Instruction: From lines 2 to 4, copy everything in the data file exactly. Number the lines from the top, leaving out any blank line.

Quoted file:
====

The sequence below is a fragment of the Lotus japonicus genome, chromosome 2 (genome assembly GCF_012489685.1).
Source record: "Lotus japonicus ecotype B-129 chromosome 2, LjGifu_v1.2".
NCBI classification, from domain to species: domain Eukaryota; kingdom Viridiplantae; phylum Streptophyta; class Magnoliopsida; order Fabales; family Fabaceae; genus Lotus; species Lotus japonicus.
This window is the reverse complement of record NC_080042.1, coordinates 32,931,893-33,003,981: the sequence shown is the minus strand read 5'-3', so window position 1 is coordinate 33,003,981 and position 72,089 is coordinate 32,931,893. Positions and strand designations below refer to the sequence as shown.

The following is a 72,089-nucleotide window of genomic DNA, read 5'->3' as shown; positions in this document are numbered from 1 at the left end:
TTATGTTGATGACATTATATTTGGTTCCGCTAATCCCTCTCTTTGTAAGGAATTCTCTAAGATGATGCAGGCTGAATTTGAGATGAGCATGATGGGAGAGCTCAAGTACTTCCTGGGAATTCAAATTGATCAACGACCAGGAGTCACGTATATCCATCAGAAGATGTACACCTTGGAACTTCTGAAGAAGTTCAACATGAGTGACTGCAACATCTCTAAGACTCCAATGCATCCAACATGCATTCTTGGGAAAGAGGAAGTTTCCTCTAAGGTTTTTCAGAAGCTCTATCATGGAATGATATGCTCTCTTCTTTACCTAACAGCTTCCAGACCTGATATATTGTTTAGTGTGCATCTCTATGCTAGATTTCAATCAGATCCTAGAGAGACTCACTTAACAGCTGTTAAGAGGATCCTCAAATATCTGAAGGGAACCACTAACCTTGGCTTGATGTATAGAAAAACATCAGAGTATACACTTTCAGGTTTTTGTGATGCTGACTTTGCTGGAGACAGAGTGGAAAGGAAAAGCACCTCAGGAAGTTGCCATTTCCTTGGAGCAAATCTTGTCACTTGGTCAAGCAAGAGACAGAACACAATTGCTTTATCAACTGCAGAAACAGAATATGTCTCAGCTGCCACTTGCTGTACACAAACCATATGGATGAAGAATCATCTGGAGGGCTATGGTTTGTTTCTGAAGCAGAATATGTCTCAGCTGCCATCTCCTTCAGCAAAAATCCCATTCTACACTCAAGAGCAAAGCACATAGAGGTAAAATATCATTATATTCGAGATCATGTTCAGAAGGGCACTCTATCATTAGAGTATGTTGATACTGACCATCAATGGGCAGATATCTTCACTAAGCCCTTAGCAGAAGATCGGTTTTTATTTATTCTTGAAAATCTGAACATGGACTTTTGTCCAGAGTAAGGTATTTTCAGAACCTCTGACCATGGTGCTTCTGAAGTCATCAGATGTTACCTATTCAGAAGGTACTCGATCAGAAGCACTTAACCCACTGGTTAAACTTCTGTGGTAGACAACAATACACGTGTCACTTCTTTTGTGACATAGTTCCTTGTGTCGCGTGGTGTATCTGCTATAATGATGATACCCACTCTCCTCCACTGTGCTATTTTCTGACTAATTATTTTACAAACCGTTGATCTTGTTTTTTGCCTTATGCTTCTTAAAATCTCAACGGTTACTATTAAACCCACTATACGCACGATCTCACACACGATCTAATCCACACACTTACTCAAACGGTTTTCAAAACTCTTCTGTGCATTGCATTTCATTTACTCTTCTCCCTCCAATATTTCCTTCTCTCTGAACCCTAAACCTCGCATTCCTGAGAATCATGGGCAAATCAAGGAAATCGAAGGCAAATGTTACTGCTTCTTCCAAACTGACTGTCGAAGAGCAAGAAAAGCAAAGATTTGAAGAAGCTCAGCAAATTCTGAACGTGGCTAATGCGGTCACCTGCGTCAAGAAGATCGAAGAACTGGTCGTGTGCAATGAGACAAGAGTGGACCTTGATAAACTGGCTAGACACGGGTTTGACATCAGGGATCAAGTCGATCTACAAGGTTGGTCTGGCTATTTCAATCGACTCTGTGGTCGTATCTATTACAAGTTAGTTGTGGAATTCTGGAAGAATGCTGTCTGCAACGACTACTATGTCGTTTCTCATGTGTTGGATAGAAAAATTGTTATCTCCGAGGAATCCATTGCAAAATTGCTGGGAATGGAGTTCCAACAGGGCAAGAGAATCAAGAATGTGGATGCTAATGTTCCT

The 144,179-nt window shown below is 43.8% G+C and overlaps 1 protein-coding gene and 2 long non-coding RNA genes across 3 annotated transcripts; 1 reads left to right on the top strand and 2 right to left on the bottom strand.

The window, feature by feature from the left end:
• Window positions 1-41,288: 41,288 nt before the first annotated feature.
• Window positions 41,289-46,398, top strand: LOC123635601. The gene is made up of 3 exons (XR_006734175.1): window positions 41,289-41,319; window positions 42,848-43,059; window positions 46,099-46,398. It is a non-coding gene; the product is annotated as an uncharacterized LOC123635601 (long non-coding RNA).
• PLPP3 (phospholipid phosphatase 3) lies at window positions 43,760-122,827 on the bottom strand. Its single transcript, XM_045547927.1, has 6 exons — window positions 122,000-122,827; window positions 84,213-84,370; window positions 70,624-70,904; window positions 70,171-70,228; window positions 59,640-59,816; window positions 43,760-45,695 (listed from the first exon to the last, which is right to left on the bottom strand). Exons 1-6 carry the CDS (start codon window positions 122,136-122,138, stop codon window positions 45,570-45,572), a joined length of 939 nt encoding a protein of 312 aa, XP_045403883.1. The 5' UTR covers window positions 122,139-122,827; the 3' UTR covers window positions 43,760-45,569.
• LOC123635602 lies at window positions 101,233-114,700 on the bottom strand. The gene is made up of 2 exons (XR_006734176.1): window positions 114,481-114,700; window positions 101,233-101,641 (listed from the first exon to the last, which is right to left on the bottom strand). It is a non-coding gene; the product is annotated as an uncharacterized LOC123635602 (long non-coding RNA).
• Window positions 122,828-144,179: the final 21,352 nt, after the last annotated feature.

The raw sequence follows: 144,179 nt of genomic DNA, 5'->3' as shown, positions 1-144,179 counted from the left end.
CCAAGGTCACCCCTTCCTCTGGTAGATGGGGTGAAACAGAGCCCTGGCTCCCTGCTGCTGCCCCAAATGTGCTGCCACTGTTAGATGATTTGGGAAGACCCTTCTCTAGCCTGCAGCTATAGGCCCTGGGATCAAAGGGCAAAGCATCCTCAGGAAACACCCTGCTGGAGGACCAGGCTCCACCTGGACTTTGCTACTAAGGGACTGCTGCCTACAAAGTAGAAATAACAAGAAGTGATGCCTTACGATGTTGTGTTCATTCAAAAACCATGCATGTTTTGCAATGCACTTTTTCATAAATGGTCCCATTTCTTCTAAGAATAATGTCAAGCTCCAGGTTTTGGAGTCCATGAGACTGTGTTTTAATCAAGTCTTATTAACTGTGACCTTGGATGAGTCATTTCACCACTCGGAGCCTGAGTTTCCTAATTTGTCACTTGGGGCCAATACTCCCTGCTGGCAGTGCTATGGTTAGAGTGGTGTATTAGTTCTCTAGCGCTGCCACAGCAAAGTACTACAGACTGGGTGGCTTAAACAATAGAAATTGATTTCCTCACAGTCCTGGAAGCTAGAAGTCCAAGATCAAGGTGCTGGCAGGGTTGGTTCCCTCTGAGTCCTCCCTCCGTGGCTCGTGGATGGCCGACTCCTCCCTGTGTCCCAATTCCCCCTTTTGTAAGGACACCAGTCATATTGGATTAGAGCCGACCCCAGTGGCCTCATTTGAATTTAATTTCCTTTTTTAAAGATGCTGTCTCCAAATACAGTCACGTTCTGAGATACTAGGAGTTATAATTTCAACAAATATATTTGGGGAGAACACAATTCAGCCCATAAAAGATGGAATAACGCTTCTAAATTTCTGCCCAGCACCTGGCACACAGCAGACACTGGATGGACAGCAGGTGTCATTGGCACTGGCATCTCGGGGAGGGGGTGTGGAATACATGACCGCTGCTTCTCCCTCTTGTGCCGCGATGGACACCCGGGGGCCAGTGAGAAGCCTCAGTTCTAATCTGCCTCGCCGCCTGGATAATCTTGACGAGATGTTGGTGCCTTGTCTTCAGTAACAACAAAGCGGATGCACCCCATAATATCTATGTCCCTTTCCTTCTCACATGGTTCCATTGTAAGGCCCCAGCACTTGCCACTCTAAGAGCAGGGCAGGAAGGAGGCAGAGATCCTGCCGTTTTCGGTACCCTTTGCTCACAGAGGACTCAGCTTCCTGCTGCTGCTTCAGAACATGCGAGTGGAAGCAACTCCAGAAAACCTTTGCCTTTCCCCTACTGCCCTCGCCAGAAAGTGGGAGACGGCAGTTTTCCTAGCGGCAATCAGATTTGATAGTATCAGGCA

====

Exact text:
Source record: "Lotus japonicus ecotype B-129 chromosome 2, LjGifu_v1.2".
NCBI classification, from domain to species: domain Eukaryota; kingdom Viridiplantae; phylum Streptophyta; class Magnoliopsida; order Fabales; family Fabaceae; genus Lotus; species Lotus japonicus.
This window is the reverse complement of record NC_080042.1, coordinates 32,931,893-33,003,981: the sequence shown is the minus strand read 5'-3', so window position 1 is coordinate 33,003,981 and position 72,089 is coordinate 32,931,893. Positions and strand designations below refer to the sequence as shown.